A QUIET PLACE
Here’s why no news is NOT good news for Watson, Texans
The first big screen movie to feature this classic trope of Hollywood dialogue was Lucky Texan in 1934, starring John Wayne and Gabby Hayes. Many more have followed, including big box office films like Shrek, Airplane!, TheBig Chill and Teenage Mutant Ninja Turtles.
"It's quiet … a little too quiet."
That's when the monster makes its first appearance, the hero is attacked or something unexpected, usually bad, happens. Hide your eyes, squeamish fans.
That's the current situation with Deshaun Watson, his 22 accusing massage therapists, NFL commissioner's office, Houston Police Department and the Houston Texans 2021 football season. Not a peep from anybody.
Will the 25-year-old, supremely gifted quarterback accused of sexual misconduct and assault, play for the Texans, a different team, be placed on the commissioner's exempt list, face league suspension and/or a criminal charge by the Houston Police Department? If everybody listens real closely, you can almost hear the soundtrack from Jaws.
It's quiet all right, no dueling press conferences by publicity-absorbed attorneys Tony Buzbee and Rusty Harden, no additional accounts of X-rated sexual misbehavior from cross-country masseuses, no comment from NFL commissioner Roger Goodell or Houston Police.
Yeah, a little too quiet. NFL training camps are around the corner. With the wheels of justice grinding extra slowly and both sides swearing they're hunkered down, there doesn't appear to be a legal conclusion to Watson's mess in sight.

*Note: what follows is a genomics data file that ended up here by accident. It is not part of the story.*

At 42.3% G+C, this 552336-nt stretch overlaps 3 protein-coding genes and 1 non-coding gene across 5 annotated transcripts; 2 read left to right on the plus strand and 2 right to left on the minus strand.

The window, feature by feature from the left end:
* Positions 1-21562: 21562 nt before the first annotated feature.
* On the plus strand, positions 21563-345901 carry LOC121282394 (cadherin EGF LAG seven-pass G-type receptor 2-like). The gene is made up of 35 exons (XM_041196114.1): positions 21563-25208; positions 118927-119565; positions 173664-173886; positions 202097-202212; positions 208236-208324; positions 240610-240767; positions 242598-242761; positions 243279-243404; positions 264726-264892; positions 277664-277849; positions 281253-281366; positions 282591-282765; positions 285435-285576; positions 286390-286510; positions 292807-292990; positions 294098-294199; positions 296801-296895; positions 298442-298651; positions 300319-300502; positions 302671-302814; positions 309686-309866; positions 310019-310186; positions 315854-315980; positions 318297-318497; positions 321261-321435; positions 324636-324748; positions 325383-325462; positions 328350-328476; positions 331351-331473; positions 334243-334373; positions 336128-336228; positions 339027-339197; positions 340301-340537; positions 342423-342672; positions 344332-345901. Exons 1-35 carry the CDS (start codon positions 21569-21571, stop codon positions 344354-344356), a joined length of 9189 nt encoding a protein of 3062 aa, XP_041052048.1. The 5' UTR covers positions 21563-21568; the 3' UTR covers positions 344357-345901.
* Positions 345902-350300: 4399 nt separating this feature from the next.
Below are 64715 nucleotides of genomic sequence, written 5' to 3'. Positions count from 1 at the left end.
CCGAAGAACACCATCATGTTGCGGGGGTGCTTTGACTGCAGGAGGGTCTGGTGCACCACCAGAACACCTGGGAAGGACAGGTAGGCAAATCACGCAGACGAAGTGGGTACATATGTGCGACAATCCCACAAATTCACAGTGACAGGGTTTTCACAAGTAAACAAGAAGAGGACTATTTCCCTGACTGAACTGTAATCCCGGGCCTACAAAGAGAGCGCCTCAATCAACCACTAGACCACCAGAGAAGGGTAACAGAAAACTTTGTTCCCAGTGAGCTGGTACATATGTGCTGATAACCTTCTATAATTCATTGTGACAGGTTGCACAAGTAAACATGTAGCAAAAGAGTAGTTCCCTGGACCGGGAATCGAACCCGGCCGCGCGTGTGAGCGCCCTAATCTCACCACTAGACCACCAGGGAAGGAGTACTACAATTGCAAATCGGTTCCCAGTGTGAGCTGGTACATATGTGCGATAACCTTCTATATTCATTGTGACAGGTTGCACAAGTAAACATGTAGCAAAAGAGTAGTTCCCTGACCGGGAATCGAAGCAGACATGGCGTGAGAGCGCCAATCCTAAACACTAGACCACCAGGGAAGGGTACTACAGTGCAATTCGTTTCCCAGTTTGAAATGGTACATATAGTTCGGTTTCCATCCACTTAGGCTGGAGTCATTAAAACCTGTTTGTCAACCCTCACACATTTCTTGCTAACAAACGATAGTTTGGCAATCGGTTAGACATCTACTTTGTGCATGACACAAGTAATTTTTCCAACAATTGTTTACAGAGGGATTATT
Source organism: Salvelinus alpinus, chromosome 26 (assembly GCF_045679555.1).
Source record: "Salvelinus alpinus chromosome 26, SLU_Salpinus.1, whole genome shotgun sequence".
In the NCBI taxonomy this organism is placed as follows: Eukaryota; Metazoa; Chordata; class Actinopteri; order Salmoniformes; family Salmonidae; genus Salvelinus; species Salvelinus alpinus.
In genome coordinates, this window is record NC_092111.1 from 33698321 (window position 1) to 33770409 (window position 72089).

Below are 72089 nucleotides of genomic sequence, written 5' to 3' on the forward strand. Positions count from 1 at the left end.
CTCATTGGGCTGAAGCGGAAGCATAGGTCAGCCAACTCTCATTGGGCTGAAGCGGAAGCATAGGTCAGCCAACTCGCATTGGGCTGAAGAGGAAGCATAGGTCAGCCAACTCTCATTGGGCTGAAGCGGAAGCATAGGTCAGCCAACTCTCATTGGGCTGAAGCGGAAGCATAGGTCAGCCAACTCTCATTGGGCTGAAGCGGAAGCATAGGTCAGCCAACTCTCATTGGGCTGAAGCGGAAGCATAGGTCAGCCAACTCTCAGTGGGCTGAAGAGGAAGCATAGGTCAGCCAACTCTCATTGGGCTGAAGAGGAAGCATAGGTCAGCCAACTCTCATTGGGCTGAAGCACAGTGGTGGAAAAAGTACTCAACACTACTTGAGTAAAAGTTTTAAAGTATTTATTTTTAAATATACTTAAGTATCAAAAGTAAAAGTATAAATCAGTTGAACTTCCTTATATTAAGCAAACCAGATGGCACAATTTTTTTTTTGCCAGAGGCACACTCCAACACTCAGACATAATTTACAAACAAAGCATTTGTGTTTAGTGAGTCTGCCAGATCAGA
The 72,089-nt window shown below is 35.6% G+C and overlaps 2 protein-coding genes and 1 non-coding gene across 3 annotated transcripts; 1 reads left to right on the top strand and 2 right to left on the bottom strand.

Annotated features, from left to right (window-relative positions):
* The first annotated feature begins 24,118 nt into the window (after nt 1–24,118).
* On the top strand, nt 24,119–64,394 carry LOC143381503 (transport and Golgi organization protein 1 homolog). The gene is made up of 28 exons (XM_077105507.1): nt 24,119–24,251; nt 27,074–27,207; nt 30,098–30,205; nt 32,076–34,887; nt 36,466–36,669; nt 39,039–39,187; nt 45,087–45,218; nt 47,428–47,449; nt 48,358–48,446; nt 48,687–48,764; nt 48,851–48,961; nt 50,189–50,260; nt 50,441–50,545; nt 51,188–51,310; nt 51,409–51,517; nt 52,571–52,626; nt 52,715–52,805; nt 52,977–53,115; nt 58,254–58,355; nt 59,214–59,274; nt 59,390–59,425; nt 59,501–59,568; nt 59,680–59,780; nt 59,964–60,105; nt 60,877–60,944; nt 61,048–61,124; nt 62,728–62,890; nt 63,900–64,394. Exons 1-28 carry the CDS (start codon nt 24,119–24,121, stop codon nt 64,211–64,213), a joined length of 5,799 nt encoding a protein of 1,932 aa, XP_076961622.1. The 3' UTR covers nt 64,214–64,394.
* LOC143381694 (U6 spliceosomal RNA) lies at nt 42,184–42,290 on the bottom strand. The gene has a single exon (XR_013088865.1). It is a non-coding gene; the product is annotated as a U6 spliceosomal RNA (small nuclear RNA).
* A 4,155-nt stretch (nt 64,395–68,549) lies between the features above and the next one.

If he shows up at Texans' camp and sticks on the roster, he will be paid his $10 million salary for 2021. It will be a pyrrhic victory for Watson, who clearly wants no part of the Texans. And the team, despite management's b.s., wants no part of Watson. Awkward indeed.
If he's placed on the NFL commissioner's exempt list, he won't be allowed to play, but he'll be paid his full salary. Paid leave may be a golden ticket to most people, not for a 25-year-old quarterback who just one year ago was the darling of Houston.
If he's suspended by the NFL, he won't be allowed to play and he won't be paid for however many games he's suspended. Lawyers aren't scheduled to depose Watson in the civil cases until after the 2022 Super Bowl. So the legal system won't do the NFL's dirty work.
If he avoids the commissioner's exempt list and is traded, he will play and be paid. According to ESPN's Adam Schefter, the Eagles are Watson's most likely trade destination. Denver also appears in the mix. Enjoy the overtime work, publicity departments. If the Eagles do maneuver a trade for Watson, "Jalen Hurts" will be a complete English sentence.
If he is charged criminally by the Houston Police Department, then all bets are off. His football option may be limited to playing for the Mean Machine vs. the prison guards.
It's a nightmare and every option is awful. If the Texans find a trade partner, Houston is over a barrel and probably won't get fair value. If Watson reaches a settlement with the 22 accusing masseuses (a wise move) and HPD finds no reason to arrest him, Watson's reputation and asking price as an endorser are damaged - 22 is a big point spread to overcome.
Meanwhile the Texans are held hostage by a situation where its star quarterback is accused of serious sexual misconduct, they have a new coach and general manager, plus the owner is a doofus and his weirdo puppeteer are so disliked by fans that the team faces unsold season tickets for the first time in franchise history.
The Texans will head to camp with a veteran journeyman and third-round rookie at quarterback, an army of free agents, no J.J. Watt or DeAndre Hopkins, and most likely no Deshaun Watson.
If you want to hear quiet, too quiet, wait for the sounds of silence at NRG Stadium if the Texans get off to a bad start this season.